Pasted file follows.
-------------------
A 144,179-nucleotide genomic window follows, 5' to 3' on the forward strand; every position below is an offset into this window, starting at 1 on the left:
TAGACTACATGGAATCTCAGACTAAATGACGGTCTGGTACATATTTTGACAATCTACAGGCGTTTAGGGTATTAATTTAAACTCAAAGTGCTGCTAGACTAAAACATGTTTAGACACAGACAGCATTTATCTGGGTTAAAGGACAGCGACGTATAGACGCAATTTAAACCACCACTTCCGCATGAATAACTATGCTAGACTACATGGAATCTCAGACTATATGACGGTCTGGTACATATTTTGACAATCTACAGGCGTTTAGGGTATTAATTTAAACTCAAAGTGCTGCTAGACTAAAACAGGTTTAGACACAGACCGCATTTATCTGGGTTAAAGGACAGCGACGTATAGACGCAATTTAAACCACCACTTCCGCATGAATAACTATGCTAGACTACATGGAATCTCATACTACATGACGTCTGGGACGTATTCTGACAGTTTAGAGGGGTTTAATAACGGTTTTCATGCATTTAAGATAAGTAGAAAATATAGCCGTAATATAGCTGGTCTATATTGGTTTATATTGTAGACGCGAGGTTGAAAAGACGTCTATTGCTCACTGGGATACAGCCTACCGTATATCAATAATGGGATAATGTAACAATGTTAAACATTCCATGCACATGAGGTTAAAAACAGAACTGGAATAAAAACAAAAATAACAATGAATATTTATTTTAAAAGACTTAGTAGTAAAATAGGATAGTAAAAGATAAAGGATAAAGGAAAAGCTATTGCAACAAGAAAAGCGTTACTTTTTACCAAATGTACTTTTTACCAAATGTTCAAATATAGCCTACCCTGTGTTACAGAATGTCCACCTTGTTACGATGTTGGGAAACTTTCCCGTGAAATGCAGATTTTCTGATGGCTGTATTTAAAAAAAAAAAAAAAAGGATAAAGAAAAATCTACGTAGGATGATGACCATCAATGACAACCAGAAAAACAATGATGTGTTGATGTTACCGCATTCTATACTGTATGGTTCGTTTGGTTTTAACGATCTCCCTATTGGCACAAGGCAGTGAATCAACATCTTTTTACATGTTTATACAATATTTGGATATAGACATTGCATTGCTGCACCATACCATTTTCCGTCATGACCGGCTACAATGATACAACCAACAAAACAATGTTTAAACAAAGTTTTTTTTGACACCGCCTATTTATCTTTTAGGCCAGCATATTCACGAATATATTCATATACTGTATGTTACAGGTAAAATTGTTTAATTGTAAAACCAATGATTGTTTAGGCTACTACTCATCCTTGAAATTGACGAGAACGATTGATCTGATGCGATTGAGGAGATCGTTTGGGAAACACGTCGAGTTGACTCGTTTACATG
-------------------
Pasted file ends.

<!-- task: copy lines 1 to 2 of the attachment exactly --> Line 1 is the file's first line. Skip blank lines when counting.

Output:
A 144,179-nucleotide genomic window follows, 5' to 3' on the forward strand; every position below is an offset into this window, starting at 1 on the left:
TAGACTACATGGAATCTCAGACTAAATGACGGTCTGGTACATATTTTGACAATCTACAGGCGTTTAGGGTATTAATTTAAACTCAAAGTGCTGCTAGACTAAAACATGTTTAGACACAGACAGCATTTATCTGGGTTAAAGGACAGCGACGTATAGACGCAATTTAAACCACCACTTCCGCATGAATAACTATGCTAGACTACATGGAATCTCAGACTATATGACGGTCTGGTACATATTTTGACAATCTACAGGCGTTTAGGGTATTAATTTAAACTCAAAGTGCTGCTAGACTAAAACAGGTTTAGACACAGACCGCATTTATCTGGGTTAAAGGACAGCGACGTATAGACGCAATTTAAACCACCACTTCCGCATGAATAACTATGCTAGACTACATGGAATCTCATACTACATGACGTCTGGGACGTATTCTGACAGTTTAGAGGGGTTTAATAACGGTTTTCATGCATTTAAGATAAGTAGAAAATATAGCCGTAATATAGCTGGTCTATATTGGTTTATATTGTAGACGCGAGGTTGAAAAGACGTCTATTGCTCACTGGGATACAGCCTACCGTATATCAATAATGGGATAATGTAACAATGTTAAACATTCCATGCACATGAGGTTAAAAACAGAACTGGAATAAAAACAAAAATAACAATGAATATTTATTTTAAAAGACTTAGTAGTAAAATAGGATAGTAAAAGATAAAGGATAAAGGAAAAGCTATTGCAACAAGAAAAGCGTTACTTTTTACCAAATGTACTTTTTACCAAATGTTCAAATATAGCCTACCCTGTGTTACAGAATGTCCACCTTGTTACGATGTTGGGAAACTTTCCCGTGAAATGCAGATTTTCTGATGGCTGTATTTAAAAAAAAAAAAAAAAGGATAAAGAAAAATCTACGTAGGATGATGACCATCAATGACAACCAGAAAAACAATGATGTGTTGATGTTACCGCATTCTATACTGTATGGTTCGTTTGGTTTTAACGATCTCCCTATTGGCACAAGGCAGTGAATCAACATCTTTTTACATGTTTATACAATATTTGGATATAGACATTGCATTGCTGCACCATACCATTTTCCGTCATGACCGGCTACAATGATACAACCAACAAAACAATGTTTAAACAAAGTTTTTTTTGACACCGCCTATTTATCTTTTAGGCCAGCATATTCACGAATATATTCATATACTGTATGTTACAGGTAAAATTGTTTAATTGTAAAACCAATGATTGTTTAGGCTACTACTCATCCTTGAAATTGACGAGAACGATTGATCTGATGCGATTGAGGAGATCGTTTGGGAAACACGTCGAGTTGACTCGTTTACATG